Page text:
Although you’ll find different watering schedules online, the best approach is to keep the soil moderately moist. So instead of watering once or twice a week as many would advise, you should test your plant each time to see if it needs water.
If you've got the cash to splurge, you can buy moisture meter to test the plant. A cheaper way is to simply dip your finger into the soil to see how moist it is. If the top inch is still wet, then there’s no need to water the plant just yet.
Then there’s the question of humidity. Generally, red emerald philodendrons will grow best in a high-humidity environment (between 65% to 80%). You will need to reduce or increase accordingly based on the humidity in your location.
Again, the pricey way to do this is to purchase a humidifier, there are various types online, some can even be controlled via your mobile device! The cheaper option is to keep the red emerald plant in the bathroom for an hour after your hot bath/shower, this way the plant can get some of that sweet moisture.
5. Continuous Repotting
One thing you should know about philodendrons is that they grow really fast. As such, many plant parents are hit with the realization that they may need to repot the plant pretty soon even though they only planted it recently.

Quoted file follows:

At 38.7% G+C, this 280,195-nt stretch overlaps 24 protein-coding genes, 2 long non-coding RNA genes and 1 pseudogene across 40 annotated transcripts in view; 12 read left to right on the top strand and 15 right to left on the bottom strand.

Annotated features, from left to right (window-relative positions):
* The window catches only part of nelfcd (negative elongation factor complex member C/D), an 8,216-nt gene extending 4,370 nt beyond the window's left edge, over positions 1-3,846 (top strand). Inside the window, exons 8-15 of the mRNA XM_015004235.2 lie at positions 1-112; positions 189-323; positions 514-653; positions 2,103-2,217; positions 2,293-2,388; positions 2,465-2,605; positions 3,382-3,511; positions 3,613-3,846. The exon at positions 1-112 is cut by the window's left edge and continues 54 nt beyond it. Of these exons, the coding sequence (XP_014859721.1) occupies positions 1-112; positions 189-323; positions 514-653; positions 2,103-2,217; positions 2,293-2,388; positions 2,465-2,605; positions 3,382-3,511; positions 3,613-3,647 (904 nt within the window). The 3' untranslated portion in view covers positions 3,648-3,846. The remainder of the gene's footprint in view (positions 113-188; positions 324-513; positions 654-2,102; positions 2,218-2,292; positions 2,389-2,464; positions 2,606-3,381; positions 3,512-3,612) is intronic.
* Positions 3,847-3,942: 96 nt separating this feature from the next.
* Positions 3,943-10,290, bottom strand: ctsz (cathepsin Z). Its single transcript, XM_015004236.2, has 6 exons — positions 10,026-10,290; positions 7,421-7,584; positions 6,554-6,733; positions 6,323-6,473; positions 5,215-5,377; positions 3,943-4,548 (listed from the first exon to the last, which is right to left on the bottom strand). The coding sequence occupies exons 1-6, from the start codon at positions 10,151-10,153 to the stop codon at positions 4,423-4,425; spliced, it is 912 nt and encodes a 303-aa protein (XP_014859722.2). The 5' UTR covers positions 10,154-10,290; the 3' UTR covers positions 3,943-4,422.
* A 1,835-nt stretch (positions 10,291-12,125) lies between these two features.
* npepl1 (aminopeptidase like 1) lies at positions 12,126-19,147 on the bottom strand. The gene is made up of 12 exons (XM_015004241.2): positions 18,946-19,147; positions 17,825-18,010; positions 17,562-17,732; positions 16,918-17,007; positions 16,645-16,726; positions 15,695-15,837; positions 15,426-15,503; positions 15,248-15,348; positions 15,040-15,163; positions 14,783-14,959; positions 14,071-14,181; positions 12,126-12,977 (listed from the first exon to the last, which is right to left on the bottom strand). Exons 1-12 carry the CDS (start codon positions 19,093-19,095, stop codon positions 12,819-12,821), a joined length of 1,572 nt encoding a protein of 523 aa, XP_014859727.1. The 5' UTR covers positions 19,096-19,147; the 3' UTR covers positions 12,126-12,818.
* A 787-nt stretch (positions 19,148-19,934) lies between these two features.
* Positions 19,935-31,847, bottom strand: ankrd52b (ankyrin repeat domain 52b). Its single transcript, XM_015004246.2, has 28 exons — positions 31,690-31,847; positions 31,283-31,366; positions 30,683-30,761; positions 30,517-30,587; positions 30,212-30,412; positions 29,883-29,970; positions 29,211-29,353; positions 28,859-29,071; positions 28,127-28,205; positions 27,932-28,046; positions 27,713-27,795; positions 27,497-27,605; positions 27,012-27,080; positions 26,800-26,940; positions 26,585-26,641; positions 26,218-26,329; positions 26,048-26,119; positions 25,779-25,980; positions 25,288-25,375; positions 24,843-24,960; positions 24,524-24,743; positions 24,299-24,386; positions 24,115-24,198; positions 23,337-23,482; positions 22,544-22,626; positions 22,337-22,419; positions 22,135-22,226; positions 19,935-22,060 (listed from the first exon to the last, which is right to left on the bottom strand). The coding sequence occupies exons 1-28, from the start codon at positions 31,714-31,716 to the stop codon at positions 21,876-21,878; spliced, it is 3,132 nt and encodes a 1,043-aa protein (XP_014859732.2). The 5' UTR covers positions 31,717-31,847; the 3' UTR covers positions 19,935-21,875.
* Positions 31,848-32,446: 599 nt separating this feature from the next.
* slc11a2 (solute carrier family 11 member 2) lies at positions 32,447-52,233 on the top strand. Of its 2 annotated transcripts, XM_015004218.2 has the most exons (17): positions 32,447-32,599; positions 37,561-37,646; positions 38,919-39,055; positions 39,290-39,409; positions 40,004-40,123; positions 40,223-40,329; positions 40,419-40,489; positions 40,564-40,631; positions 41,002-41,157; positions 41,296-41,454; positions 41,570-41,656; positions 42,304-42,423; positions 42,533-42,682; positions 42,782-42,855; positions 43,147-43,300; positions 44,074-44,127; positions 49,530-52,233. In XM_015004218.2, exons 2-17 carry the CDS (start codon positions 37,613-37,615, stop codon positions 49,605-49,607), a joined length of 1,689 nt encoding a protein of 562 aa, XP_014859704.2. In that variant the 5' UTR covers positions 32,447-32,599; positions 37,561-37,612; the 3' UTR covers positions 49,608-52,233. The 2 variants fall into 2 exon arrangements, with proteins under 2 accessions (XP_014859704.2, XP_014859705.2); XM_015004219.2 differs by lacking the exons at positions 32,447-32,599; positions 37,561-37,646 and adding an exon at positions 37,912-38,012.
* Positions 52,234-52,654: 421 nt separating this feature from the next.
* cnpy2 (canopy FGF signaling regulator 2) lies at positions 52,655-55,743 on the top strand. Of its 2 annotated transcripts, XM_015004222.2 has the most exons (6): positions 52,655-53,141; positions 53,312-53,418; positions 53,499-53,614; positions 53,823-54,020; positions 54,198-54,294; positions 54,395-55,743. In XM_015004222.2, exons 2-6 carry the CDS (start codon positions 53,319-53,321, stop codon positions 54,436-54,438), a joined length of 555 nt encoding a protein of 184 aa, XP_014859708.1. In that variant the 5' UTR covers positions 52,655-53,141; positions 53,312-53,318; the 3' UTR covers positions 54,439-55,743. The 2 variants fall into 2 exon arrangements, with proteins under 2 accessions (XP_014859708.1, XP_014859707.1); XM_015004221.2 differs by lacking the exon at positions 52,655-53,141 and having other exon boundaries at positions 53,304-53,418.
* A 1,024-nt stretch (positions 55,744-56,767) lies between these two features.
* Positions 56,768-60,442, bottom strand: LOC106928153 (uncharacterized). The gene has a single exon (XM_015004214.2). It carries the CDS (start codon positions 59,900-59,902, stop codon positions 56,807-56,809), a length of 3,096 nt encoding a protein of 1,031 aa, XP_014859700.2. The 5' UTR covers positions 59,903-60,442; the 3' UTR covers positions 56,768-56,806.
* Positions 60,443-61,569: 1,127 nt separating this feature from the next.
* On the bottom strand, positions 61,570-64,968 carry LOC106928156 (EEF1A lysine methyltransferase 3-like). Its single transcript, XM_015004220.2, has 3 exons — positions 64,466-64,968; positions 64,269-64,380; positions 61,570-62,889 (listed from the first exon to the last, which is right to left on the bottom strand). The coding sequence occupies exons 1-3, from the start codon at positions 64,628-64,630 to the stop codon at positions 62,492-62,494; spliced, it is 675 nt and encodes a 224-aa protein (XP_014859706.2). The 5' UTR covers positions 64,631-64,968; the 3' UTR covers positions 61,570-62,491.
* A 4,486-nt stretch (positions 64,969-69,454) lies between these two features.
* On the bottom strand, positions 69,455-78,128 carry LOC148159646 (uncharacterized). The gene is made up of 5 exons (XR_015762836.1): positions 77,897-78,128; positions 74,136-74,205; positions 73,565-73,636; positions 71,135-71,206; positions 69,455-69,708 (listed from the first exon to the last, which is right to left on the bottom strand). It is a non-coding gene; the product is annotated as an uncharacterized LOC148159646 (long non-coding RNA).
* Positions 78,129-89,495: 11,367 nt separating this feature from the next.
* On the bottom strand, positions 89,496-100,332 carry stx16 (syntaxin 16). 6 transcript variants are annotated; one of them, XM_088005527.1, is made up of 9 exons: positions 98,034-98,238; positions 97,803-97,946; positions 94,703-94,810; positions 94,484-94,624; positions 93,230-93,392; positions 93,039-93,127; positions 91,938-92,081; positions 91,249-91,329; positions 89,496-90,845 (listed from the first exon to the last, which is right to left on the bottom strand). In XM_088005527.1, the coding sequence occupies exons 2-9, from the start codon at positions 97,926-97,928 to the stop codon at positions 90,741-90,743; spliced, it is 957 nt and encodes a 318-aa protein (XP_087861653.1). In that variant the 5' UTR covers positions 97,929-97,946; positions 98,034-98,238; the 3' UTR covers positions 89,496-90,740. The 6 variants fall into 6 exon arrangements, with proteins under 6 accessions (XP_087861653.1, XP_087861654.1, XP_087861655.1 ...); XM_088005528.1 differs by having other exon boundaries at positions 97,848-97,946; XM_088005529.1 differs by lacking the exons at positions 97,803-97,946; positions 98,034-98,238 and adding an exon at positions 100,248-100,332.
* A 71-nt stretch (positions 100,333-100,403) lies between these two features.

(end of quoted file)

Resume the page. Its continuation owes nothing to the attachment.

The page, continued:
Although your red emerald plant is unlikely to die from repotting, it will suffer from repotting stress each time you move it to a new pot. This means the growth will slow down for a while and the plant will drop some leaves.
So how do you avoid this? Knowing how fast the plant grows, the best approach would be to grow it in a large pot, to begin with. This way, you won’t have to repot the plant so often and your plant does not have to suffer stress frequently.
The truth is, there’s no single recipe to solve all the problems you’re likely to experience as a plant parent with a red emerald philodendron plant. It’s a good thing that the plant is resilient.
You’re allowed to make some mistakes as you learn your way to becoming a better plant parent. It’ll take a while to become an expert, but equipped with the basic knowledge you should be able to raise your red emerald plant successfully with little to no incidents.